This month marks 50 years of gross domestic product (GDP), when the UK first published its provisional timely estimates of UK GDP. The measure has come in for its fair share of criticism over the years since August 1972. Some from the left argue that growth should no longer be an economic or political aim. As the consequences of our consumption of the earth’s limited resources become clearer and we move to a net zero economy, they argue that the endless cycle of consumption that is destroying our planet must be ruptured in favour of a different model: a circular economy.
There are also those who argue that the very idea of GDP as a guiding principle for nation states is wrong. David Cameron advocated a measure of “gross national happiness” (GNH), arguing as prime minister that “GDP is an incomplete way of measuring a country’s progress”. The term was first coined in the Kingdom of Bhutan, also in 1972, when the then king declared it more important than GDP, and it has influenced that country’s economic and social policy ever since. In 2019, New Zealand unveiled a “well-being budget”, the first of its kind to explicitly adopt well-being as its objective.
Conversely, there are those who believe GDP should be prioritised above all else. Witness Conservative leadership candidates Liz Truss and Rishi Sunak making vague promises of economic growth, delivered through tax cuts and fiscal prudence, but with little evidence as to how this will benefit people.
At the Centre for Progressive Policy (CPP), we don’t believe in abandoning economic growth. We know it won’t be possible to alleviate poverty or find a sustainable path out of the current cost-of-living crisis without it. We believe economic growth and people’s livelihoods should be considered together, rather than separately. Even GDP per capita fails to capture people’s experience of the economy, just as employment figures can conceal the number of insecure, low-paid jobs. The fact is that more and more people living in poverty are in work. To truly understand and improve the impact of economic growth, we must consider its quality and impact, not just its rate.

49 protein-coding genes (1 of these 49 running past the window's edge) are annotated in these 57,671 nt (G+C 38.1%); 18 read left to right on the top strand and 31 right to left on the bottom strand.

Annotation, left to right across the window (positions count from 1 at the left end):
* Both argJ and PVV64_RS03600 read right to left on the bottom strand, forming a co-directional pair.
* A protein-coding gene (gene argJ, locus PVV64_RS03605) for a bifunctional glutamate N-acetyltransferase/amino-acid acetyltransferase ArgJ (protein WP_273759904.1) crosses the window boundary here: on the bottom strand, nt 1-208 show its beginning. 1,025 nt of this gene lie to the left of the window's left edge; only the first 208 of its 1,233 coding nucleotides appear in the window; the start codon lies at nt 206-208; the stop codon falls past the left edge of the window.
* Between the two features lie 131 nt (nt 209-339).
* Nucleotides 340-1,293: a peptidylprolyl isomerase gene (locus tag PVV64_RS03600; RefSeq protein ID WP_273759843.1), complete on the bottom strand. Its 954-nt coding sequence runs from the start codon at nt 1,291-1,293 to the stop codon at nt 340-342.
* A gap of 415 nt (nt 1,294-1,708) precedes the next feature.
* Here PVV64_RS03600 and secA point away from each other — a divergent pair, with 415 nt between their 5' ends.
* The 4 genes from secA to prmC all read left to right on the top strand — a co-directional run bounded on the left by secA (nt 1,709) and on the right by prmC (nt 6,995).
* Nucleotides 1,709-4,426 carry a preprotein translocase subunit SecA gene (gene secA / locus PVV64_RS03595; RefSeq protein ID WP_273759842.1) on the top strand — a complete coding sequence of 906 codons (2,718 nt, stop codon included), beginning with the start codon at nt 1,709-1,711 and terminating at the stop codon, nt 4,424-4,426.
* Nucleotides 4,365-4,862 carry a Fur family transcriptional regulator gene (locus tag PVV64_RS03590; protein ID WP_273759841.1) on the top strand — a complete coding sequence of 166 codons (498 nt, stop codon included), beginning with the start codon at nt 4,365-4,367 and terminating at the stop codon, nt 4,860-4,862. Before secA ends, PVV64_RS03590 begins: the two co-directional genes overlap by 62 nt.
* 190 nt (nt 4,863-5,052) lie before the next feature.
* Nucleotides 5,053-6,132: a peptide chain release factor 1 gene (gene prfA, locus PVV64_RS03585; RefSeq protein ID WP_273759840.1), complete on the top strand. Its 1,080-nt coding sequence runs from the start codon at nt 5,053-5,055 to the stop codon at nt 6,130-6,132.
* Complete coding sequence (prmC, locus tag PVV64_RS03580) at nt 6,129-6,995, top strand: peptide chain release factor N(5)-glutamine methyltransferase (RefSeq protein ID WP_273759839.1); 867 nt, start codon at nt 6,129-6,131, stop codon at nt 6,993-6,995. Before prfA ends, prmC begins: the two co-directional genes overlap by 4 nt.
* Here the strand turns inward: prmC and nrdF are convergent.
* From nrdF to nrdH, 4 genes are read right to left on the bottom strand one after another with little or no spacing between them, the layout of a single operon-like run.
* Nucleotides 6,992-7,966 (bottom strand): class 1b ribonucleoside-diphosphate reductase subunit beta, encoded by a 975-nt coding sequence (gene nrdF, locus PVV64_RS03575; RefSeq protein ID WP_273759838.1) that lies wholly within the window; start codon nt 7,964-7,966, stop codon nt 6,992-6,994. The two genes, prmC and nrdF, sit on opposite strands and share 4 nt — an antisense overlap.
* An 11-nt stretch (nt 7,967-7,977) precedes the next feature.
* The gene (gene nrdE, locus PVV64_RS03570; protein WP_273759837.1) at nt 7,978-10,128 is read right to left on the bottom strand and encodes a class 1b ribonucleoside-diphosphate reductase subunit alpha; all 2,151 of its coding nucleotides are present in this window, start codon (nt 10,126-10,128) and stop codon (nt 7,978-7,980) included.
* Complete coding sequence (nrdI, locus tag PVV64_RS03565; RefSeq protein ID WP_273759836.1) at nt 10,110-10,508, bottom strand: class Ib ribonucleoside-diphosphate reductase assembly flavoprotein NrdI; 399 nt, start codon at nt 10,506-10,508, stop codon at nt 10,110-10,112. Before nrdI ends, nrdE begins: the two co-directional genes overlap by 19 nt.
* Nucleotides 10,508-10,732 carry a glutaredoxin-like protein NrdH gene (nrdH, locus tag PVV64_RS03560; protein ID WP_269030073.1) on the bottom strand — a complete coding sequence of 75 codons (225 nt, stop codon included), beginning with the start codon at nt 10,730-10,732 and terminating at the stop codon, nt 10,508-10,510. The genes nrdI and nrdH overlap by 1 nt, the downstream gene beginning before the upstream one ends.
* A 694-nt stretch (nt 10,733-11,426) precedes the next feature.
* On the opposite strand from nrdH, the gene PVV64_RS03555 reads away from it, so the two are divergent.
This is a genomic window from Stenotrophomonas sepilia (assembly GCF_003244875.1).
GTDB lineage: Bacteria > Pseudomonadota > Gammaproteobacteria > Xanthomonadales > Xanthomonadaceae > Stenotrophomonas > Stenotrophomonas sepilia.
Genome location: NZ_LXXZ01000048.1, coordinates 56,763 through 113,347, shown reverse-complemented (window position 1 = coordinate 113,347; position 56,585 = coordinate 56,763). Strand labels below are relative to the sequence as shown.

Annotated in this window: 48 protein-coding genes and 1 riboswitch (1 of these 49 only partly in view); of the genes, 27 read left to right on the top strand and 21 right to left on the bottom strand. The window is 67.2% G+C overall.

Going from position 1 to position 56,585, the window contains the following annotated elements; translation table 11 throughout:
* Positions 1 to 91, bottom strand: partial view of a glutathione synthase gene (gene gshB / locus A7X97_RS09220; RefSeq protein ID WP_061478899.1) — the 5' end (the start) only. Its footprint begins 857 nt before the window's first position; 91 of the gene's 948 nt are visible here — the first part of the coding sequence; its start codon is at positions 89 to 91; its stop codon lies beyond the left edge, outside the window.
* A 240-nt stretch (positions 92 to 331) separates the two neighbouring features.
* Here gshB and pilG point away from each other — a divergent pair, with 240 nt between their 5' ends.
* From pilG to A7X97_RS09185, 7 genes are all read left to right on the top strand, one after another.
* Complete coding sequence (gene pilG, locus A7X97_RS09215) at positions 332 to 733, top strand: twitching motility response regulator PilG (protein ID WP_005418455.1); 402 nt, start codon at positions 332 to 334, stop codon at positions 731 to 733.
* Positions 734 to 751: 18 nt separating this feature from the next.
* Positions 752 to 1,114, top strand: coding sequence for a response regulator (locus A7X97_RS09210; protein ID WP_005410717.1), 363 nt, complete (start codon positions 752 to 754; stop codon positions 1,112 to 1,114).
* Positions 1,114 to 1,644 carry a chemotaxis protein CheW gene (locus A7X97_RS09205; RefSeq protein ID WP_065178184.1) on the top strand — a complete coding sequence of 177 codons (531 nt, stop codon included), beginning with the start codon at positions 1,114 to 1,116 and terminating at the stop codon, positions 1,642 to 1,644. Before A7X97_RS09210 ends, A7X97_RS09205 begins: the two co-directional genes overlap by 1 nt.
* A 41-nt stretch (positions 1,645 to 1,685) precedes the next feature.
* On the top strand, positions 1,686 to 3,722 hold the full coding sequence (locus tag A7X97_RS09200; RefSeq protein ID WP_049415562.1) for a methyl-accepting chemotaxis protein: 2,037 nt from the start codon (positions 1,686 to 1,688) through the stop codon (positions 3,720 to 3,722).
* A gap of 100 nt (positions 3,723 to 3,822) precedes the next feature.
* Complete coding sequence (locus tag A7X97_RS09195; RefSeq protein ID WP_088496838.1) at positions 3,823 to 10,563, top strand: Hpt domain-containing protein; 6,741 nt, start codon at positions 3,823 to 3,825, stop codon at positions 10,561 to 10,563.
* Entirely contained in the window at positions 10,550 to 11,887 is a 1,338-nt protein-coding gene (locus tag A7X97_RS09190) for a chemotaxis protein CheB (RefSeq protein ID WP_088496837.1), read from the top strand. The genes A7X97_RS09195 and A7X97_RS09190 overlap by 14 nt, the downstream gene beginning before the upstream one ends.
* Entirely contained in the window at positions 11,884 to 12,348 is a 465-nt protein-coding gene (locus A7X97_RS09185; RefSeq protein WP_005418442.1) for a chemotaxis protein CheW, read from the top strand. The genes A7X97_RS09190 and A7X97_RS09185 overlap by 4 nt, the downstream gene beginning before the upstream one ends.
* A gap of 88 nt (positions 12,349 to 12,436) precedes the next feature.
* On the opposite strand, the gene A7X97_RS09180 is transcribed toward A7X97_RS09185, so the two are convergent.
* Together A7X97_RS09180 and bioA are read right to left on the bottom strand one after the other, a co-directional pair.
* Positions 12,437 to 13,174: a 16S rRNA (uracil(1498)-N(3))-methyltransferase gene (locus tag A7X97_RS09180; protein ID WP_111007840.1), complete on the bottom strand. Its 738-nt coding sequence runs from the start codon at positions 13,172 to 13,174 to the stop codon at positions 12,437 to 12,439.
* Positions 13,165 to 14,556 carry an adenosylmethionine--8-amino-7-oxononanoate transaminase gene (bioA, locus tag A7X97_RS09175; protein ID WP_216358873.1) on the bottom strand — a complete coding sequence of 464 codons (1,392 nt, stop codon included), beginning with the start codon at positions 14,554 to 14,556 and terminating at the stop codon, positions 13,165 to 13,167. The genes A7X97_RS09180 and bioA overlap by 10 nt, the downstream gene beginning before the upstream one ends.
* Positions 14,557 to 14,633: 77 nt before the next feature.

At CPP we advocate a better model for how we design and measure economic progress. Inclusive growth is about enabling as many people as possible to contribute to and benefit from economic prosperity. It is about tackling inequalities by investing in people and productivity and creating the conditions that will enable economic opportunities to be spread more fairly between people and places.
That means investing in high-quality, affordable and accessible childcare so that every parent who wants to work can. It means investing in skills so that people in parts of the country that have suffered with the decline of old industries are equipped to step into the green jobs of the future. It means tackling health inequalities that are holding back so many people from participating in the workforce, a trend that has risen sharply post-pandemic.
Inclusive growth has gained traction as a concept since the financial crash, in the UK and internationally. The flaws in our economic system were exposed then, and Brexit is the obvious political casualty. But rather than seizing an opportunity for change, the policy response to the crash only ratcheted asset inflation and widened wealth inequalities. As costs of living now soar, the cracks in our economic system – domestic and global, social and environmental – are painfully clear once again.
Untrammelled growth is not sustainable, and we cannot cling to the hope that growth will trickle down. Headline GDP growth means little unless it enhances people’s living standards. But don’t throw the baby out with the bathwater and abandon economics for vague hopes of happiness; get better economics. The solution is green, inclusive growth.